The CGI is on par with current Marvel miniseries outings, and the musical score was truly impeccable. I loved the fusion of Indian/Pakistani music and hip-hop beats to create this stylistic fresh take on the urban hero. It really helped add to her cultural identity. The creative use of CGI to demonstrate conversation also helped it to stand out. The supporting cast was good, especially Zenobia Shroff as Kamala’s mom and Mohan Kapur as Kamala’s dad.

Overall, I really liked the show. If I had to use one word to describe it, it would be “wholesome”. And it really helps that the lead actress, Iman Vellani is so endearing in her portrayal of Kamala Khan aka Ms. Marvel.

TV Shows

The Terminal List

It’s been awhile, folks. Of course, a military show with propaganda smelled a mile off would certainly get me back. Chris Pratt as Navy Seal Operator James Reece, with “why are you spending good money on him” Taylor Kitsch as his buddy Ben Edwards, and Constance Wu as the tough but determined reporter seeking the truth. Add a mix of “oh hey, I recognize him/her/them” and a bit of well-executed action sequences with a focus on reloading – oh my!

Naturally, I attempted to view it all in one sitting. It was a fun ride and I’m left with some plot related questions towards the end, but I enjoyed it all. It definitely is a love it or hate it type deal. No overseas baddies here. Nothing but homegrown, domestic greed. A show about a trained weapon shaking up the tree, searching for the snakes that fall out. At first, it feels like a very cookie-cutter generic American military thriller that’s been coming out recently on Amazon Video. Then the hook arrives near the end of the first episode, and I’m all for the murder in the name of revenge. Reminded me of Punisher with Thomas Jane, similar storyline; that is, a man with nothing left to lose and nothing left to live for but revenge.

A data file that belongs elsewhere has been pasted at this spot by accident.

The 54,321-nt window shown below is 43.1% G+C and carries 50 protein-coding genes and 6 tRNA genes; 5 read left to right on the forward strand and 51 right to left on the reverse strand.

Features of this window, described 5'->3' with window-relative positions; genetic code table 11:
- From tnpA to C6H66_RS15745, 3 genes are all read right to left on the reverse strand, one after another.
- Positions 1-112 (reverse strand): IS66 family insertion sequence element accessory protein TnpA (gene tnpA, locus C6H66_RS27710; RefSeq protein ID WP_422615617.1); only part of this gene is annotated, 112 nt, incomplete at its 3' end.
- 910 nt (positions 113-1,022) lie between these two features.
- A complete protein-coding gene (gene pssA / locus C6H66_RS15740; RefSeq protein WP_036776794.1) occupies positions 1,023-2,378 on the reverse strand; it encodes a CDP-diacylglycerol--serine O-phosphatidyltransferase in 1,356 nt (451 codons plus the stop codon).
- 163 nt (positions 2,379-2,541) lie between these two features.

In a rare twist for me, I enjoyed Jai Courtney’s performance as the pompous rich guy that gets his due comeuppance. Precisely because of that delivered justice. It was worth having to see him act in a movie for once. There’s a dude that I recognized from Banshee (great show, still working on that one), some dude playing an FBI agent I recognized from somewhere. And an actress from older movies I haven’t seen in some time, and older viewers would definitely recognize.

Overall, I liked it. The somewhat strong religious overtones outlined in the opening episode made it go off to a great start. I could also see why the devout Chris Pratt would be drawn to the role, and why nepotism would get one of the actors in the movie a role (brother in law). Thankfully, just a minor role. And the world wouldn’t run without it. Nice callouts plot wise to the plight of veterans, and how easily they could theoretically turn to taking action against elements of the government. And with the recent events of the pandemic in the world, having a plot element of testing medication to an unknown mass of individuals… Well, ain’t that just dandy!